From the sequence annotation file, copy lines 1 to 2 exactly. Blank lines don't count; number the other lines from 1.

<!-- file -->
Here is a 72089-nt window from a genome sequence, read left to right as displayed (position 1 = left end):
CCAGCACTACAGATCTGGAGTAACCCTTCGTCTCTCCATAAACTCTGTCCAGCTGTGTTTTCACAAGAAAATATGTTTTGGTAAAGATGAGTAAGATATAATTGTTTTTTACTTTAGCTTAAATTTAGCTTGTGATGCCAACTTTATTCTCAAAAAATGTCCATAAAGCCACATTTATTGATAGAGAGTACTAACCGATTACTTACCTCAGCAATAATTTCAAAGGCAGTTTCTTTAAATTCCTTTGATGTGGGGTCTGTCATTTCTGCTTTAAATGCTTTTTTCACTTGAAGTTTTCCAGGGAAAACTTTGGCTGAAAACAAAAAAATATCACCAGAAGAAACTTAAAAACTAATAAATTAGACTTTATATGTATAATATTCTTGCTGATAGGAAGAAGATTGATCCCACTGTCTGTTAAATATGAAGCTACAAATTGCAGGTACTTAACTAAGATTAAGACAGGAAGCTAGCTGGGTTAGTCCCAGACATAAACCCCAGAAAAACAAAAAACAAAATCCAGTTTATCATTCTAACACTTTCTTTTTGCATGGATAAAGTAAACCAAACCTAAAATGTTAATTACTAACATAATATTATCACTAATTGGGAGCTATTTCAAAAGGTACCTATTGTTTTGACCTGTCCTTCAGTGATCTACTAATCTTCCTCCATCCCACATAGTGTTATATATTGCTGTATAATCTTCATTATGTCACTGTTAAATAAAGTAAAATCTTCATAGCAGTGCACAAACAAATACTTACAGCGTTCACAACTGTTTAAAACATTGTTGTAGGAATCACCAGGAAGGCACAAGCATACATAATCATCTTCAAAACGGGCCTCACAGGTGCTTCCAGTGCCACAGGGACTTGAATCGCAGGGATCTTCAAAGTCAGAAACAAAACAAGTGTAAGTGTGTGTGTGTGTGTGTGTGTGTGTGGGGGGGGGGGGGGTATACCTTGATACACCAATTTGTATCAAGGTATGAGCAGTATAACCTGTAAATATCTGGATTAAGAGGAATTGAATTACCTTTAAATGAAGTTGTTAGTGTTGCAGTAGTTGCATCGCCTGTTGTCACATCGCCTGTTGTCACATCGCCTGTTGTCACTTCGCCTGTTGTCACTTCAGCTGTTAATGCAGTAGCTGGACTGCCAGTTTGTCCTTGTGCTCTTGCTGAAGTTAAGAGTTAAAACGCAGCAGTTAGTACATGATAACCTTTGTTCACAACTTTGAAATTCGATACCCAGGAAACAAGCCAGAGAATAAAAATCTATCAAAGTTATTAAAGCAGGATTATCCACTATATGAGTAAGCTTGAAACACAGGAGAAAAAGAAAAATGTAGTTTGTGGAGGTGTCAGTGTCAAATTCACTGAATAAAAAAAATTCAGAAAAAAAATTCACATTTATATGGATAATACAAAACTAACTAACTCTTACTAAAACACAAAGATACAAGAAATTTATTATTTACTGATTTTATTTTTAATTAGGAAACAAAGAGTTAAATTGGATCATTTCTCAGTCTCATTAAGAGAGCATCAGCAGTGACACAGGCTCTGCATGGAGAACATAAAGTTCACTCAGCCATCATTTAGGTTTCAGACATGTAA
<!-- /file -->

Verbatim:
Here is a 72089-nt window from a genome sequence, read left to right as displayed (position 1 = left end):
CCAGCACTACAGATCTGGAGTAACCCTTCGTCTCTCCATAAACTCTGTCCAGCTGTGTTTTCACAAGAAAATATGTTTTGGTAAAGATGAGTAAGATATAATTGTTTTTTACTTTAGCTTAAATTTAGCTTGTGATGCCAACTTTATTCTCAAAAAATGTCCATAAAGCCACATTTATTGATAGAGAGTACTAACCGATTACTTACCTCAGCAATAATTTCAAAGGCAGTTTCTTTAAATTCCTTTGATGTGGGGTCTGTCATTTCTGCTTTAAATGCTTTTTTCACTTGAAGTTTTCCAGGGAAAACTTTGGCTGAAAACAAAAAAATATCACCAGAAGAAACTTAAAAACTAATAAATTAGACTTTATATGTATAATATTCTTGCTGATAGGAAGAAGATTGATCCCACTGTCTGTTAAATATGAAGCTACAAATTGCAGGTACTTAACTAAGATTAAGACAGGAAGCTAGCTGGGTTAGTCCCAGACATAAACCCCAGAAAAACAAAAAACAAAATCCAGTTTATCATTCTAACACTTTCTTTTTGCATGGATAAAGTAAACCAAACCTAAAATGTTAATTACTAACATAATATTATCACTAATTGGGAGCTATTTCAAAAGGTACCTATTGTTTTGACCTGTCCTTCAGTGATCTACTAATCTTCCTCCATCCCACATAGTGTTATATATTGCTGTATAATCTTCATTATGTCACTGTTAAATAAAGTAAAATCTTCATAGCAGTGCACAAACAAATACTTACAGCGTTCACAACTGTTTAAAACATTGTTGTAGGAATCACCAGGAAGGCACAAGCATACATAATCATCTTCAAAACGGGCCTCACAGGTGCTTCCAGTGCCACAGGGACTTGAATCGCAGGGATCTTCAAAGTCAGAAACAAAACAAGTGTAAGTGTGTGTGTGTGTGTGTGTGTGTGTGGGGGGGGGGGGGGTATACCTTGATACACCAATTTGTATCAAGGTATGAGCAGTATAACCTGTAAATATCTGGATTAAGAGGAATTGAATTACCTTTAAATGAAGTTGTTAGTGTTGCAGTAGTTGCATCGCCTGTTGTCACATCGCCTGTTGTCACATCGCCTGTTGTCACTTCGCCTGTTGTCACTTCAGCTGTTAATGCAGTAGCTGGACTGCCAGTTTGTCCTTGTGCTCTTGCTGAAGTTAAGAGTTAAAACGCAGCAGTTAGTACATGATAACCTTTGTTCACAACTTTGAAATTCGATACCCAGGAAACAAGCCAGAGAATAAAAATCTATCAAAGTTATTAAAGCAGGATTATCCACTATATGAGTAAGCTTGAAACACAGGAGAAAAAGAAAAATGTAGTTTGTGGAGGTGTCAGTGTCAAATTCACTGAATAAAAAAAATTCAGAAAAAAAATTCACATTTATATGGATAATACAAAACTAACTAACTCTTACTAAAACACAAAGATACAAGAAATTTATTATTTACTGATTTTATTTTTAATTAGGAAACAAAGAGTTAAATTGGATCATTTCTCAGTCTCATTAAGAGAGCATCAGCAGTGACACAGGCTCTGCATGGAGAACATAAAGTTCACTCAGCCATCATTTAGGTTTCAGACATGTAA